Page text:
European Commission Vice President Jyrki Katainen has said that the European Commission has established an expert group to consider how to create fully transparent rules on the granting of EU citizenship from member states, in order to avoid tax evasion, money laundering or security threats.
Katainen who is in Cyprus for a two-day visit, was replying to journalists’ questions during a press conference in Nicosia.
“I know the issue is very hot in some countries and some countries may find it disturbing that other member states or the Commission are talking about this issue,” he said, adding that “I think that pragmatism is the best way to look at the issue.”
“Everyone knows that all European citizens have enormous opportunities. No matter what nationality you have, as long as you have an EU nationality, you have the right to do almost anything you want in our Union,” he noted.
That is why, Katainen pointed out, “we need to make sure that we know who are the people in our Union.”
He said that there have been incidents where providing citizenship to somebody has caused some security issues or encouraged tax evasion or had other negative implications.
“We have established an expert group to consider how to create fully transparent rules”, in order to know, who we are and who has the right to get a citizenship, he said.
He continued, noting that the EU cannot exist without security, trust or transparency and we are all against tax evasion, money laundering or security threats.
On his part Neophytou said that “we will cooperate with the European Commission to find the way to improve our criteria in order on the one hand for the investments to continue and on the other hand to have in practice such criteria that will make our friends in Europe feel comfortable with our plan.” That, he added, “is our intention.”
He assured the European Commissioner for Jobs, Growth, Investment and Competitiveness that “we have our concerns as well.” We want to make sure that whoever gets the Cypriot citizenship is not any person who has committed money laundering, he added.
The Commission can analyse strengths and shortages of education systems
In an introductory statement the European Commission’s Vice President said that the Commission has a special service, which is offered for free to member states which can analyse the strengths and shortages of the national education system. It is a service, he noted, that many countries have already made use of.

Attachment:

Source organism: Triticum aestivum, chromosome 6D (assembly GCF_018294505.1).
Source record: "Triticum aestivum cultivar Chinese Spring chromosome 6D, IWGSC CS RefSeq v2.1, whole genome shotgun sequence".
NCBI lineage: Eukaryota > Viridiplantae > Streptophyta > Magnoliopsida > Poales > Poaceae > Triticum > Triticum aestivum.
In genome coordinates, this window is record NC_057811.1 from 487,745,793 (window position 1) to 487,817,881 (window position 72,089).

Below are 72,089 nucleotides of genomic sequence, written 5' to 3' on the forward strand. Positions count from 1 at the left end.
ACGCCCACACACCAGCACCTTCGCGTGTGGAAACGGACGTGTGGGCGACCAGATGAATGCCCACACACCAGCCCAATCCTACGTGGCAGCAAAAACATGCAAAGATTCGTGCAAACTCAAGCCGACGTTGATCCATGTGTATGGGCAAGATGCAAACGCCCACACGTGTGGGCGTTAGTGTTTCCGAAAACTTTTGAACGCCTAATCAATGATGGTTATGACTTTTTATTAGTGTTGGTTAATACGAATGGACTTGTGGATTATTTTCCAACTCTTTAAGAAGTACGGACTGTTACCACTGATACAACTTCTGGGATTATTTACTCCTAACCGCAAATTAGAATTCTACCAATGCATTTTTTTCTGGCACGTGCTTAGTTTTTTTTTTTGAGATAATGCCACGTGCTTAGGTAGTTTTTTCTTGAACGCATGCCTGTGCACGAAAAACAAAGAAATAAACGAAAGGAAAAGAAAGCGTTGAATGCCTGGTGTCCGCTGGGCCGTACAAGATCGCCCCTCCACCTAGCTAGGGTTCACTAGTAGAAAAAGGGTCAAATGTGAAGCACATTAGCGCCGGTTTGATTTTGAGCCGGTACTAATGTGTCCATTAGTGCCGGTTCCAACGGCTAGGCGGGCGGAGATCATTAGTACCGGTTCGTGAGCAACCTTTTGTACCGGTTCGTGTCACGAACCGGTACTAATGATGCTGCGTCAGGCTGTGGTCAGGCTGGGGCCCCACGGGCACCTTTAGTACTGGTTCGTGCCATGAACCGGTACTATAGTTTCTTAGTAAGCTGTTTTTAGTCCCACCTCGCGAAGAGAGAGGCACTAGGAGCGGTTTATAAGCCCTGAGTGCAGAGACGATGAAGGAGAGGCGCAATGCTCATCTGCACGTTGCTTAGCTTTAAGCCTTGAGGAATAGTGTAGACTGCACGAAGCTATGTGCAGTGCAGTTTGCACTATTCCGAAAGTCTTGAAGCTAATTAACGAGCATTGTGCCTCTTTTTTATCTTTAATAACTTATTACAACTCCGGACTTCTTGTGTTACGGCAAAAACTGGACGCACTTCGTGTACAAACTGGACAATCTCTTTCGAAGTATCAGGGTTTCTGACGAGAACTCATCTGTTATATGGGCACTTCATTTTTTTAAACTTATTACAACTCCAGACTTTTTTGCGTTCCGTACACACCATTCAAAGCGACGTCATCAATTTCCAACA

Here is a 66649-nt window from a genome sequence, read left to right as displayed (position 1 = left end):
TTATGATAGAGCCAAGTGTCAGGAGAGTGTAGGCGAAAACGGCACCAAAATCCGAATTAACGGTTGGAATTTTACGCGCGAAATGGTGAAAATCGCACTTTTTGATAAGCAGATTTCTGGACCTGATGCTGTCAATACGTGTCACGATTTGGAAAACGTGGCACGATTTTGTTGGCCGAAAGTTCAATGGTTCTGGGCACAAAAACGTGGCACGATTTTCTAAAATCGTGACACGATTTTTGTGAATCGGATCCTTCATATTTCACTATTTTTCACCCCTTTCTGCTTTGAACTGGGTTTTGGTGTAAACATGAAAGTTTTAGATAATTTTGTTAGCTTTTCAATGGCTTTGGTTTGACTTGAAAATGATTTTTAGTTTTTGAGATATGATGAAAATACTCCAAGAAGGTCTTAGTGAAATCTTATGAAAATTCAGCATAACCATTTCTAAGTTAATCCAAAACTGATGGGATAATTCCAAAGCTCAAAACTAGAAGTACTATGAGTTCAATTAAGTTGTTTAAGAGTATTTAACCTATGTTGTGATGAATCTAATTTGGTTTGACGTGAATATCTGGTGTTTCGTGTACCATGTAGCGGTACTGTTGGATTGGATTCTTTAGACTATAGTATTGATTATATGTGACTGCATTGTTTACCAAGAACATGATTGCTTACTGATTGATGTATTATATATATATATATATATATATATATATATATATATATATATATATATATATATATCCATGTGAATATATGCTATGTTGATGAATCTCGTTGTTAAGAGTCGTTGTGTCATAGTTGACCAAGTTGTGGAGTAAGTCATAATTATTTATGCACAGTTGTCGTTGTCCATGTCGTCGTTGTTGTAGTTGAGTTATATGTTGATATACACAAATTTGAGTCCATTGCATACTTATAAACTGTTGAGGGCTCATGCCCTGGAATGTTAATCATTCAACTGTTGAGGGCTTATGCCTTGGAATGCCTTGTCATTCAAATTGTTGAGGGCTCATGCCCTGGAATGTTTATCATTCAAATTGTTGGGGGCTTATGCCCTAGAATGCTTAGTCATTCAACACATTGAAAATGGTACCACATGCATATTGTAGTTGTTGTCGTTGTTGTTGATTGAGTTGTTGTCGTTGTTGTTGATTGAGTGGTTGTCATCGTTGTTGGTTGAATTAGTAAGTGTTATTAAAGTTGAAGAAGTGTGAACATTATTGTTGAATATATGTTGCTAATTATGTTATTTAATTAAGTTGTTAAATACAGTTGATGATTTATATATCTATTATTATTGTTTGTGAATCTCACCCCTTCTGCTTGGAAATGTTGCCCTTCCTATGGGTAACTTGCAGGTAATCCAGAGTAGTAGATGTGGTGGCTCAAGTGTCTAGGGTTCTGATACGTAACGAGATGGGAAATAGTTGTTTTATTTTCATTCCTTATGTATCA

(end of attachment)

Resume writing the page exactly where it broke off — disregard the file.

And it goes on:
“I would like to hear more about education reform because I find it the more crucial thing, not only for Cyprus but also for other countries,” he said.
Referring to the Cypriot economy he said that “looking from the outside and not only the figures but also other factors it is clear that the results we see today especially in employment are the result of a decisive leadership.”
“When looking at the Cyprus economy I see a lot of opportunities in renewable energy, in energy efficiency, in digitization,” he noted.
Katainen also said he would like to discuss with Cypriots how the EU could help the country boost its research and development (R&D) investment “because no country could survive in the future by doing things in the way they were done yesterday.”
He continued pointing out that small & medium enterprise (SME) financing is “one of the top priorities of my visit here because in almost every country SMEs are lacking in financing.”
“The Commission has some tools which could help Cyprus to provide financing to small and medium enterprises,” he said.
Referring to the Juncker investment plan, Katainen said that it has already helped various countries in social housing. “This plan could be used in Cyprus also. I will try to explore the opportunities in this country and explain how the Juncker plan could help Cyprus to increase the number of affordable apartments and housing,” he added.
“We want to help Cyprus but also we want to learn from Cyprus,” he said.
Replying to a question on better access to financing for SMEs he said that “the idea of the Juncker plan is to cut out part of the risk of the bank which enables the financial institutions to increase SME financing.”
“We have excellent results. Hundreds of thousands of European SMEs have already got financing thanks to the Juncker fund,” he noted, adding that “especially smaller loans go through financial intermediaries.”
I just signed a few weeks ago an agreement with some financial intermediaries in my own country who were planning to provide small loans between 20,000 to 100,000 euros, he said.